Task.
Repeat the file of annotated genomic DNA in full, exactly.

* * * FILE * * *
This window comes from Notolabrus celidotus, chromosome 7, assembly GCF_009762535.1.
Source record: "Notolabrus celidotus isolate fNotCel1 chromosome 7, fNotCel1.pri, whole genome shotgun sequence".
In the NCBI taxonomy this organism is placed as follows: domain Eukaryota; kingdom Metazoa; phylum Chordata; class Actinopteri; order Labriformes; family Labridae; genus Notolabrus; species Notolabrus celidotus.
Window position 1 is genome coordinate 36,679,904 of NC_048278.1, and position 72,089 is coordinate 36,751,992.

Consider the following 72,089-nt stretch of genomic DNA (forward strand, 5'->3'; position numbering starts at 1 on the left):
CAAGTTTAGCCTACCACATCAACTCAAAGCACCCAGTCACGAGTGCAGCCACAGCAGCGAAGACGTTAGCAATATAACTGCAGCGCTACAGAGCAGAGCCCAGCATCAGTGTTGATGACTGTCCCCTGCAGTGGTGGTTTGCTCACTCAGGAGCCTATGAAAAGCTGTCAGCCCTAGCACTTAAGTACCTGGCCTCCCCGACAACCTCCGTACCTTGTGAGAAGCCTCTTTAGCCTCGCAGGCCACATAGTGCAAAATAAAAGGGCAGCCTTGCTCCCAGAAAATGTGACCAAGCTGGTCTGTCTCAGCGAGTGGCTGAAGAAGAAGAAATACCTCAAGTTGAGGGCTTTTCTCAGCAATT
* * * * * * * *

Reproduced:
This window comes from Notolabrus celidotus, chromosome 7, assembly GCF_009762535.1.
Source record: "Notolabrus celidotus isolate fNotCel1 chromosome 7, fNotCel1.pri, whole genome shotgun sequence".
In the NCBI taxonomy this organism is placed as follows: domain Eukaryota; kingdom Metazoa; phylum Chordata; class Actinopteri; order Labriformes; family Labridae; genus Notolabrus; species Notolabrus celidotus.
Window position 1 is genome coordinate 36,679,904 of NC_048278.1, and position 72,089 is coordinate 36,751,992.

Consider the following 72,089-nt stretch of genomic DNA (forward strand, 5'->3'; position numbering starts at 1 on the left):
CAAGTTTAGCCTACCACATCAACTCAAAGCACCCAGTCACGAGTGCAGCCACAGCAGCGAAGACGTTAGCAATATAACTGCAGCGCTACAGAGCAGAGCCCAGCATCAGTGTTGATGACTGTCCCCTGCAGTGGTGGTTTGCTCACTCAGGAGCCTATGAAAAGCTGTCAGCCCTAGCACTTAAGTACCTGGCCTCCCCGACAACCTCCGTACCTTGTGAGAAGCCTCTTTAGCCTCGCAGGCCACATAGTGCAAAATAAAAGGGCAGCCTTGCTCCCAGAAAATGTGACCAAGCTGGTCTGTCTCAGCGAGTGGCTGAAGAAGAAGAAATACCTCAAGTTGAGGGCTTTTCTCAGCAATT